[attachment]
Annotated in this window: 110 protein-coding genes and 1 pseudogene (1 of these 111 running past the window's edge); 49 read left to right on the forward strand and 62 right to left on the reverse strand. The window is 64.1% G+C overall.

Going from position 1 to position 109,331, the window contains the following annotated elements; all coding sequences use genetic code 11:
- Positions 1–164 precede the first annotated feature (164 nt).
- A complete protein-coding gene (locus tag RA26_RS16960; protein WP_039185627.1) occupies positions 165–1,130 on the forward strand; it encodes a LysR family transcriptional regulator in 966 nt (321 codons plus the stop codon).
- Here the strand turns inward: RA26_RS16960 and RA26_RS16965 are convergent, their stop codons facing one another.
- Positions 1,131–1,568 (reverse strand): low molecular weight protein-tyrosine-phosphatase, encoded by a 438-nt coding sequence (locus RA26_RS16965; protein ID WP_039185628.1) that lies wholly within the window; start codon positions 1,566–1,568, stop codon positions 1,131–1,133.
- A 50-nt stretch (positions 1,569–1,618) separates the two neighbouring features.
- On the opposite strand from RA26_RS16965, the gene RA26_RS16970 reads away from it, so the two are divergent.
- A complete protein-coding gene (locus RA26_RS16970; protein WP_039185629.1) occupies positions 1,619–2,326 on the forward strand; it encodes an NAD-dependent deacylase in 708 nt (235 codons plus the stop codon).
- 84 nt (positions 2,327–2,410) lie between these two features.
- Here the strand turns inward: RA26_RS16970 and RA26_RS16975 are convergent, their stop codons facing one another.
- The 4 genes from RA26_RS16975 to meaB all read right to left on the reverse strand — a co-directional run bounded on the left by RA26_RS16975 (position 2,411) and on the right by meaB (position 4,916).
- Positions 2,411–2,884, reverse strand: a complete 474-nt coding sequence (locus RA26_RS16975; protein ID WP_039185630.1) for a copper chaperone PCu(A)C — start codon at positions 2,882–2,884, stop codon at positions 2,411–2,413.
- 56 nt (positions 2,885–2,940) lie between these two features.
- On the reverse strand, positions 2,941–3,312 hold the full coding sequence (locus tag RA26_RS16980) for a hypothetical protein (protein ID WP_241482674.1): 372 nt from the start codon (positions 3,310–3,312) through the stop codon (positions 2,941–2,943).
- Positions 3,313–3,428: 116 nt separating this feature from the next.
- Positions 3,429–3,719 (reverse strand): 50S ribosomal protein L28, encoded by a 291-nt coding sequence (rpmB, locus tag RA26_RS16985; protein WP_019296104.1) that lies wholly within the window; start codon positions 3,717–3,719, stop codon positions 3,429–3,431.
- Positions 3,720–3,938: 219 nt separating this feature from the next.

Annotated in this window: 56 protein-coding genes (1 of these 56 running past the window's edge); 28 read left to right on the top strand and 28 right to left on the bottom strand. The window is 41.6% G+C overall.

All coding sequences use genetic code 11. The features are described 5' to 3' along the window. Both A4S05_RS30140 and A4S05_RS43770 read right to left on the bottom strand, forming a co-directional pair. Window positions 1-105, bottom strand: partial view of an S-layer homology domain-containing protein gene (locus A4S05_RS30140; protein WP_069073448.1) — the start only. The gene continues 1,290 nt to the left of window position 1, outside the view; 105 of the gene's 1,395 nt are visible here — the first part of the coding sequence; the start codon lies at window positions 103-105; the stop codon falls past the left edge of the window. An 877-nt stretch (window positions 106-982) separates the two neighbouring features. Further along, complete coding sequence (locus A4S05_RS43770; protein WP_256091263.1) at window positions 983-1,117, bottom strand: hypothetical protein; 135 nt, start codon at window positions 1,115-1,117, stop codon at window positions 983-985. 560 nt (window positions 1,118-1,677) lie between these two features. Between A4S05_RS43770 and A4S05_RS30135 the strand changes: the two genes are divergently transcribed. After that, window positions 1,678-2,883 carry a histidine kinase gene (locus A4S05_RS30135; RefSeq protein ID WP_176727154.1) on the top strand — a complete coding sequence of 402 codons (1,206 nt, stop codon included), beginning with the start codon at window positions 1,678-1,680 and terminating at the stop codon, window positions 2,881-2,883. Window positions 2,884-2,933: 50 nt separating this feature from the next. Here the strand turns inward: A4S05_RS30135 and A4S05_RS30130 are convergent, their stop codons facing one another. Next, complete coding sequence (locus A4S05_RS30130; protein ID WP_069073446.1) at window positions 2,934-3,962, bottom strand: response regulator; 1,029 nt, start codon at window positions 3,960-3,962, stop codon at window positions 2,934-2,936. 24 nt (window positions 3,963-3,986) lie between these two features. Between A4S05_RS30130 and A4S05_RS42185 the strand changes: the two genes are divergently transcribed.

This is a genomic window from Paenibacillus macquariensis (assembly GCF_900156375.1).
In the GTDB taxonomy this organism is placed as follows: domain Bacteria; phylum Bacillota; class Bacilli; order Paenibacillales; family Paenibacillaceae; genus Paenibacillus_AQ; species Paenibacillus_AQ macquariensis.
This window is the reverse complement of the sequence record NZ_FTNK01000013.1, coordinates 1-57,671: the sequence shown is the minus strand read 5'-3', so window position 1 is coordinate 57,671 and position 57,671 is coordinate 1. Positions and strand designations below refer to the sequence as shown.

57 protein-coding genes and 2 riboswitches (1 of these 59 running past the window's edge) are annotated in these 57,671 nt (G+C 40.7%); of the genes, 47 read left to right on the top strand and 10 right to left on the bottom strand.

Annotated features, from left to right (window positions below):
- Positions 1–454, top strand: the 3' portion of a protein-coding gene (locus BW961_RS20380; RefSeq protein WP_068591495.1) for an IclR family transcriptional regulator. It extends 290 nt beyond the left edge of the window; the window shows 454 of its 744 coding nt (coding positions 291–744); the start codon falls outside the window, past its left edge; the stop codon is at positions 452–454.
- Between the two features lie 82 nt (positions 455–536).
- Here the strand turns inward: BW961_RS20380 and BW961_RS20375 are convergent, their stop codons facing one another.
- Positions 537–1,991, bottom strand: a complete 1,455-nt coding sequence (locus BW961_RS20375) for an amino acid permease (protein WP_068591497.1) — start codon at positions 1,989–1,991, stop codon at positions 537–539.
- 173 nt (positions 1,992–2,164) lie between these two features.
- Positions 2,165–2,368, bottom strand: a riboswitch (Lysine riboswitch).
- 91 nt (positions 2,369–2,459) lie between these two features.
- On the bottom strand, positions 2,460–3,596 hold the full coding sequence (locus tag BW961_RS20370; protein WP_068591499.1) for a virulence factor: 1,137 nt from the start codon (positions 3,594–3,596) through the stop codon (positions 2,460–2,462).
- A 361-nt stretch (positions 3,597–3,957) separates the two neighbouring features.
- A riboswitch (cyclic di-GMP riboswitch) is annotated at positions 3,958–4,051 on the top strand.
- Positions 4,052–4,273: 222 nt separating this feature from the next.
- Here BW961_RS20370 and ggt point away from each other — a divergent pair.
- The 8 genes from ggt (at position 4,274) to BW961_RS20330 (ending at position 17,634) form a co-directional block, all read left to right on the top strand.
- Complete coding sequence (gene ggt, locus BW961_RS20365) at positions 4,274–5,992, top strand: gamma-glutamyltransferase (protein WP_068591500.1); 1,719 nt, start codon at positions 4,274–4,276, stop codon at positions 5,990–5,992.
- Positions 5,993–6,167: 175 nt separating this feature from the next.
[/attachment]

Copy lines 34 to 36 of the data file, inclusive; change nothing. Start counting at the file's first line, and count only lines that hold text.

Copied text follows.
- A 361-nt stretch (positions 3,597–3,957) separates the two neighbouring features.
- A riboswitch (cyclic di-GMP riboswitch) is annotated at positions 3,958–4,051 on the top strand.
- Positions 4,052–4,273: 222 nt separating this feature from the next.